- Cherryl Brooks is a dime store shopgirl who marries James Taggart after a chance encounter in her store the night the John Galt Line was falsely deemed his greatest success. She marries him thinking he is the heroic person behind Taggart Transcontinental. Cherryl is at first harsh towards Dagny, having mistakenly trusted Jim Taggart's descriptions of his sister, until she questions employees of the railroad. Upon learning that her scorn had been misdirected, Cherryl puts off apologizing to Dagny out of shame until the night before she commits suicide, when she confesses to Dagny that when she married Jim, she thought he had the heroic qualities that she had looked up to - she thought she was marrying someone like Dagny. Upon realizing the nature of the moral code surrounding her, the apparent lack of escape for herself and the heroes she worships, and her unnamed desire to remove support from the machinations she abhors, Cherryl throws herself from a bridge to her death after witnessing her husband James Taggart sleeping with Lillian Rearden and after being beaten for showing James his code of death.
This is a dagger wielded by Rand as a writer. She's on a mission. She wants to turn the kleig lights on abusive, sadistic cads like the many real-world Jim Taggarts. She must have seen such evil herself in the many years she spent in Hollywood from the mid-twenties to early 1950s.
There are many Hollywood stories that parallel Cherryl Brooks. A particularly close match is actress Gail Russell, who played Stella Meredith in the 1944 ghost story masterpiece, “The Uninvited,” for which Victor Young wrote the haunting “Stella by Starlight” as the theme for Stella's character. Gail Russell did not have a happy life in spite of her talent and exceptional physical beauty (see http://www.imdb.com/name/nm0751149/bio )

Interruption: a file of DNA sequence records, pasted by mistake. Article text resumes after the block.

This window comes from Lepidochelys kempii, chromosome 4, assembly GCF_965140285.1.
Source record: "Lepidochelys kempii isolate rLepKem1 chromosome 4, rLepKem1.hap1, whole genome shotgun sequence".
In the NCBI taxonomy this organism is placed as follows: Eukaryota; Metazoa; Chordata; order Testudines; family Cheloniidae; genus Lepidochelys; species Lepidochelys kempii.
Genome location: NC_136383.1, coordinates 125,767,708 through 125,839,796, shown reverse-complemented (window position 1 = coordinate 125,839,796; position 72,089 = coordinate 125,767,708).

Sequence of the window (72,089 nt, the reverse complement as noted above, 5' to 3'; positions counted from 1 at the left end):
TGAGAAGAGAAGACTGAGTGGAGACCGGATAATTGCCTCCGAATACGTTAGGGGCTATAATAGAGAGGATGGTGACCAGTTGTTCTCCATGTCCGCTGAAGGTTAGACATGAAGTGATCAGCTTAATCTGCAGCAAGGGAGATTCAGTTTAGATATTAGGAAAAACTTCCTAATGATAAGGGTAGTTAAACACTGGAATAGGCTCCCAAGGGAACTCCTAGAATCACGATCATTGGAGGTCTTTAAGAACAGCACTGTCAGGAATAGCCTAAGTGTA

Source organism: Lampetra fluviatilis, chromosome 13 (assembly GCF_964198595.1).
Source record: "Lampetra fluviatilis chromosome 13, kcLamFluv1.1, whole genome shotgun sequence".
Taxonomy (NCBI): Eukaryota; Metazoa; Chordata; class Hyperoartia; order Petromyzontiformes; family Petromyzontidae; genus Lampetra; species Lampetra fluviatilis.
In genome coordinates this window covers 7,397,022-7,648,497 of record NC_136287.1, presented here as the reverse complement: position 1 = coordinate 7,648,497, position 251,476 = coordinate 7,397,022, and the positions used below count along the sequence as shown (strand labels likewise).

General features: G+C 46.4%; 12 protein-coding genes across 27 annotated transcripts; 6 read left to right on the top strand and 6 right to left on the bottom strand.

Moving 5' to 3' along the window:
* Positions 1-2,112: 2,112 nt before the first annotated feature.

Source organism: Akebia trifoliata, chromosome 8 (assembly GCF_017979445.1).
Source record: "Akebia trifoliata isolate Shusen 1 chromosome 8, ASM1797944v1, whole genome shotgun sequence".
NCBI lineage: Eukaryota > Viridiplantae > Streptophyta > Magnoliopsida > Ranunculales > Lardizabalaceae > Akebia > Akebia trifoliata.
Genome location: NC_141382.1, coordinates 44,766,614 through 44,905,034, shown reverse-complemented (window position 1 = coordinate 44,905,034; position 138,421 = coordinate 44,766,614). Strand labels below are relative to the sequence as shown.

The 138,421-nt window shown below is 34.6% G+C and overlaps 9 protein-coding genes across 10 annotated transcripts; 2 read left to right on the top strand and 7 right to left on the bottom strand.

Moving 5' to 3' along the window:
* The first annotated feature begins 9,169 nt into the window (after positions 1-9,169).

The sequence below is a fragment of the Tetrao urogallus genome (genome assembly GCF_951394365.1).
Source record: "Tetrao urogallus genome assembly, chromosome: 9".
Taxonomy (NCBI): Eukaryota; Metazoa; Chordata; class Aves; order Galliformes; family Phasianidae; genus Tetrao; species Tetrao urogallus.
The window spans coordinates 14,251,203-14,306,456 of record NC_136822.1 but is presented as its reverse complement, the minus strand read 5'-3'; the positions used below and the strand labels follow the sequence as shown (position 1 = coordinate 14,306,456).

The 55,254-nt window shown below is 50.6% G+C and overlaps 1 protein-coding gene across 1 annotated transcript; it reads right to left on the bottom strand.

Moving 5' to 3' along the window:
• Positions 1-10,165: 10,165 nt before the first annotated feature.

A contemporary young forties starlet was Norma Jean Baker. She was given the stage name Marilyn Monroe. She was even smarter and even prettier than Gail Russell. Long after Love Letters and years after Atlas Shrugged, Marilyn Monroe died. Completely consistent with the romanticism of Rand's screenplay and treatment of character Cherryl Brooks, Rand immediate wrote a famous eulogy for Monroe. I find this to be utterly the finest thing she ever wrote. It's still widely available, including on line:
This is a very fine piece of non-fiction analytic narration. If you think Rand is off-base or inaccurate here, consider getting the diaries of Marilyn Monroe, which have finally just been published.
But Rand made a mistake. She over-reached. She set herself up as an expert in philosophy (which has peculiar word usage and intellectual protocols with a counter-intuitive jargon – something like public accounting!). And she used her talent as a writer to strike back at her college days.
We'll be getting to that.